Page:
In January 2020, the OECD/G20 Inclusive Framework on BEPS, a group of 137 countries including Canada, endorsed a statement, which affirmed their commitment to build a global solution to the tax challenges created by the digitalisation of the economy. This work has been underway since 2015 and is slated to be finalized by the end of 2020.
The statement, itself a political expression of on-going commitment, was accompanied by additional documents which, provide an outline of the “architecture” of the currently agreed upon Unified Approach under Pillar One, a programme of work descriptions, details on the multinational enterprises (“MNEs”) that will be impacted by the initiatives under Pillar One, and a progress report on Pillar Two work (collectively the “January 2020 Statement”). The biggest development presented in this set of documents is the architecture of the Pillar One solution, including a clarified explanation of a new taxing right for market jurisdictions.
On April 22, 2020, the Canada Revenue
Agency (“CRA”) indicated that it would allow special favorable tax treatment to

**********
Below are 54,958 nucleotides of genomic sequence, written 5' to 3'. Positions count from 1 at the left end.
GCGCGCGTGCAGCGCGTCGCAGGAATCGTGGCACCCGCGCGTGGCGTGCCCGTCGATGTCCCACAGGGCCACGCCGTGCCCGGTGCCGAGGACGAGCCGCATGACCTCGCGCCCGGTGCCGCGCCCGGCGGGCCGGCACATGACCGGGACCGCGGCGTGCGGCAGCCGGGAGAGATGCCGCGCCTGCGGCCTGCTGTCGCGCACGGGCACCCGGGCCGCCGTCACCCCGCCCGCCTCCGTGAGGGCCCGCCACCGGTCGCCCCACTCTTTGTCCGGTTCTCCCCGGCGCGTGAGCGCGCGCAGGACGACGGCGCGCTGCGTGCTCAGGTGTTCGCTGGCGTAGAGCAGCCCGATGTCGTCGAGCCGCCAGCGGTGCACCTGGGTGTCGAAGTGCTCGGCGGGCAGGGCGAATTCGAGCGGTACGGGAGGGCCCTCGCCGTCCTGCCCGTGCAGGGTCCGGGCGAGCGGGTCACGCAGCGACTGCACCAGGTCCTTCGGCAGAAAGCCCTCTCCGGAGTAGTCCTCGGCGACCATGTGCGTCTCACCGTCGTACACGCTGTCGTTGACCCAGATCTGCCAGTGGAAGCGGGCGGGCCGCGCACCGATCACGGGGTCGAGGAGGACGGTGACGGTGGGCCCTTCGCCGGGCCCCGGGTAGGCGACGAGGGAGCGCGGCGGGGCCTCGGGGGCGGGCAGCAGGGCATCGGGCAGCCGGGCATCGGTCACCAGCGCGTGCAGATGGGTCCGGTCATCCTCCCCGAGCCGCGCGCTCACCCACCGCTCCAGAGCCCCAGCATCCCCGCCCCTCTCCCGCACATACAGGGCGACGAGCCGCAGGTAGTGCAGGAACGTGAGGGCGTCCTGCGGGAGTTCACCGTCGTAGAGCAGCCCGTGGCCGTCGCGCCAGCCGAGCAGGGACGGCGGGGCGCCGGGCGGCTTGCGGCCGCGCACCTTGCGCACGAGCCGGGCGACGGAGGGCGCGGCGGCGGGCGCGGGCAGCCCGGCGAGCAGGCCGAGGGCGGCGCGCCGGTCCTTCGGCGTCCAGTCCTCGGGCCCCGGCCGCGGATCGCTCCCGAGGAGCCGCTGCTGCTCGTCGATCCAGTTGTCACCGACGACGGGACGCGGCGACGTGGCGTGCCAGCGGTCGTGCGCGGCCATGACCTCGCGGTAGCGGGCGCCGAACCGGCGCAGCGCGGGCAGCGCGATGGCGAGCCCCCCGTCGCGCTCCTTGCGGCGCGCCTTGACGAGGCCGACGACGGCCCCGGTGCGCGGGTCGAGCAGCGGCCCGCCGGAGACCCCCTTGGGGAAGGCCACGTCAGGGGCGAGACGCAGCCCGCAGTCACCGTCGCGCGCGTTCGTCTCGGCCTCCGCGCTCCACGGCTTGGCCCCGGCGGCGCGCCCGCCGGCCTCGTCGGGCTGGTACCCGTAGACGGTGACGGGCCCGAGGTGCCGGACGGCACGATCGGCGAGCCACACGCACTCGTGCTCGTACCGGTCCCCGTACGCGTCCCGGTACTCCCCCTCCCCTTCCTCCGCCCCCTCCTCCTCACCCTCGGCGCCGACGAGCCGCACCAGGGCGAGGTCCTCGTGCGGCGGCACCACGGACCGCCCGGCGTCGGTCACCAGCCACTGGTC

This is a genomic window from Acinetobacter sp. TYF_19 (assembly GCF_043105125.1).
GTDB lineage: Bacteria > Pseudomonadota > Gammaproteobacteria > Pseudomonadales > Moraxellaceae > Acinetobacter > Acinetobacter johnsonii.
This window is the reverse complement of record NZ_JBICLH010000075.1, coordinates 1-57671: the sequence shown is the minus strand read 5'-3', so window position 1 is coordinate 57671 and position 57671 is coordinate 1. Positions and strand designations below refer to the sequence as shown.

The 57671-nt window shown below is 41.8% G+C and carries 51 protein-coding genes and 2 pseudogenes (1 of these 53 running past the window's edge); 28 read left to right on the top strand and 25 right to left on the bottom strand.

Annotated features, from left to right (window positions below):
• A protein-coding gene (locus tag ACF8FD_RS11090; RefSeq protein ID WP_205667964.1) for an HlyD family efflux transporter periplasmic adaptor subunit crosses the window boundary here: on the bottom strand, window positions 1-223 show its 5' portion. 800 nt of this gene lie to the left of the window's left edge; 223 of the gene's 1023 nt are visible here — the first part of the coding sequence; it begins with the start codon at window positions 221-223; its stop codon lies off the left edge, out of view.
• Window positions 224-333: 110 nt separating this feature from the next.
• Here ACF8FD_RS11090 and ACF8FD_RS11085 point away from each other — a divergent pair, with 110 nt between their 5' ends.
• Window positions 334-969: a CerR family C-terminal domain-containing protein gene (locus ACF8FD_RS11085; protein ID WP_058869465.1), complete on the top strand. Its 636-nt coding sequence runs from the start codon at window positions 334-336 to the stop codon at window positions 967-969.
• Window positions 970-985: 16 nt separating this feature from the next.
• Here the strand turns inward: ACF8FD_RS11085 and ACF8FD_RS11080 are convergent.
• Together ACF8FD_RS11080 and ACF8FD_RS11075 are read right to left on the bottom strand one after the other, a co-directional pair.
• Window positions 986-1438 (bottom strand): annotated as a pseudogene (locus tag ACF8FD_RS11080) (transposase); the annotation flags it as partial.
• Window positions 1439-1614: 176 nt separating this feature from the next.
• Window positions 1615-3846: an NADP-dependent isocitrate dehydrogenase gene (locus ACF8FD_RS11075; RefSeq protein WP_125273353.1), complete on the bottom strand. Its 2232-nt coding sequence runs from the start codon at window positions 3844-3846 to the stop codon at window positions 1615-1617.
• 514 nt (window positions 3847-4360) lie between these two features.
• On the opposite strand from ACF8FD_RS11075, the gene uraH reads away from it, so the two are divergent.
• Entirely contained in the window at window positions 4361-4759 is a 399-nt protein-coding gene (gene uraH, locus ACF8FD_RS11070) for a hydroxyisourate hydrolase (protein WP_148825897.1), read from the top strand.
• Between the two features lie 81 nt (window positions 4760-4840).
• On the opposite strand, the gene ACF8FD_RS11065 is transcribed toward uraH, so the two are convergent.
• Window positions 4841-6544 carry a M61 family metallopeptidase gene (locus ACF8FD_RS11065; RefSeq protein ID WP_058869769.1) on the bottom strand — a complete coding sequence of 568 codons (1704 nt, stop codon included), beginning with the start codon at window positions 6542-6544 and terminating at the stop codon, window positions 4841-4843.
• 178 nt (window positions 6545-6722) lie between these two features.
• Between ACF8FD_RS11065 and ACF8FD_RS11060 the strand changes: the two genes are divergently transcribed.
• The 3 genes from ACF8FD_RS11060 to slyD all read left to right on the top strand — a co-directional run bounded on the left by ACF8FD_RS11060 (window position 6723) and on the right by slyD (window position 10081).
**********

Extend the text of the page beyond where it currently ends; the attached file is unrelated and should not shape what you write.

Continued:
employees working from home during the COVID-19 crisis.
In particular, the CRA will accept that
the reimbursement of an employee, for amounts spent on personal computer
equipment to enable the employee to work from home, mainly benefits the
employer. As a result, the reimbursed amount will not be a taxable benefit to
the employee. This relief is to apply
for amounts up to $500 and only in respect of amounts for which the employee
In the normal course, an employer can
provide an employee with an allowance for home office expenses, which is a
taxable benefit for the employee. Alternatively, the employer can decide to
reimburse an employee expense upon presentation of an invoice, in which case
the reimbursement will be a taxable benefit if it primarily benefits the
employee rather than the employer. Usually if an employee receives a
reimbursement for home office equipment, it is characterized as a personal
expense, primarily for the employee’s benefit, and therefore a taxable benefit.
The CRA’s announcement does not change
the tax consequences for employers. An
employer providing an employee with reimbursements for home office expenses,
even certain capital expenses such as the acquisition of tools, will normally
be entitled to deduct the full amount of the reimbursements as a business
expense, provided the amount is reasonable in the circumstances.
 See CRA Interpretation, 2011-0402581I7 —
Allowance for workspace in the home, July 12, 2011. See also, CRA,
Interpretation Bulletin, IT-352R2 — Employee’s Expenses, Including Work Space
in Home Expenses, August 26, 1994.
 See CRA, Tech Interp, 1999-0013955 —
Construction and expenses — workspace, February 3, 2000.